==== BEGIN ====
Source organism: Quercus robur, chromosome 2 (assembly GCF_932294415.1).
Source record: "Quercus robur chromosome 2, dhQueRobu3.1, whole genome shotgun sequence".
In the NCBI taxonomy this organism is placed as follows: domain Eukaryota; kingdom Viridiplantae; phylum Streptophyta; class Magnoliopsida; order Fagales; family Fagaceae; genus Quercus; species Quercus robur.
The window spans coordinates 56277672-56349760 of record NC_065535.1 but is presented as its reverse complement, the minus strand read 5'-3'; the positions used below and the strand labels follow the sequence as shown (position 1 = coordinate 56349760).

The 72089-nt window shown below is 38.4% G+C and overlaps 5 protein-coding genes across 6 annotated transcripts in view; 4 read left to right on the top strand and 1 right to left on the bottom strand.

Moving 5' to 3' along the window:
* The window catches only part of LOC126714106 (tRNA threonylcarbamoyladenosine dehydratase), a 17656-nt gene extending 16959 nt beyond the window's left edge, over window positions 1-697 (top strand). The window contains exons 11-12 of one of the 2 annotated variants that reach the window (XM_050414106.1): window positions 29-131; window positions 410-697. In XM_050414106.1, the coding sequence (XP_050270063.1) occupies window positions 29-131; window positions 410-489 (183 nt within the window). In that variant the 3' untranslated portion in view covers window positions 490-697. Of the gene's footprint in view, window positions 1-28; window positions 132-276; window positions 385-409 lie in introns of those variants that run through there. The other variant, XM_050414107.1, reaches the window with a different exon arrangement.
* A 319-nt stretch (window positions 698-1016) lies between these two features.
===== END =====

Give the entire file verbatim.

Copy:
Source organism: Quercus robur, chromosome 2 (assembly GCF_932294415.1).
Source record: "Quercus robur chromosome 2, dhQueRobu3.1, whole genome shotgun sequence".
In the NCBI taxonomy this organism is placed as follows: domain Eukaryota; kingdom Viridiplantae; phylum Streptophyta; class Magnoliopsida; order Fagales; family Fagaceae; genus Quercus; species Quercus robur.
The window spans coordinates 56277672-56349760 of record NC_065535.1 but is presented as its reverse complement, the minus strand read 5'-3'; the positions used below and the strand labels follow the sequence as shown (position 1 = coordinate 56349760).

The 72089-nt window shown below is 38.4% G+C and overlaps 5 protein-coding genes across 6 annotated transcripts in view; 4 read left to right on the top strand and 1 right to left on the bottom strand.

Moving 5' to 3' along the window:
* The window catches only part of LOC126714106 (tRNA threonylcarbamoyladenosine dehydratase), a 17656-nt gene extending 16959 nt beyond the window's left edge, over window positions 1-697 (top strand). The window contains exons 11-12 of one of the 2 annotated variants that reach the window (XM_050414106.1): window positions 29-131; window positions 410-697. In XM_050414106.1, the coding sequence (XP_050270063.1) occupies window positions 29-131; window positions 410-489 (183 nt within the window). In that variant the 3' untranslated portion in view covers window positions 490-697. Of the gene's footprint in view, window positions 1-28; window positions 132-276; window positions 385-409 lie in introns of those variants that run through there. The other variant, XM_050414107.1, reaches the window with a different exon arrangement.
* A 319-nt stretch (window positions 698-1016) lies between these two features.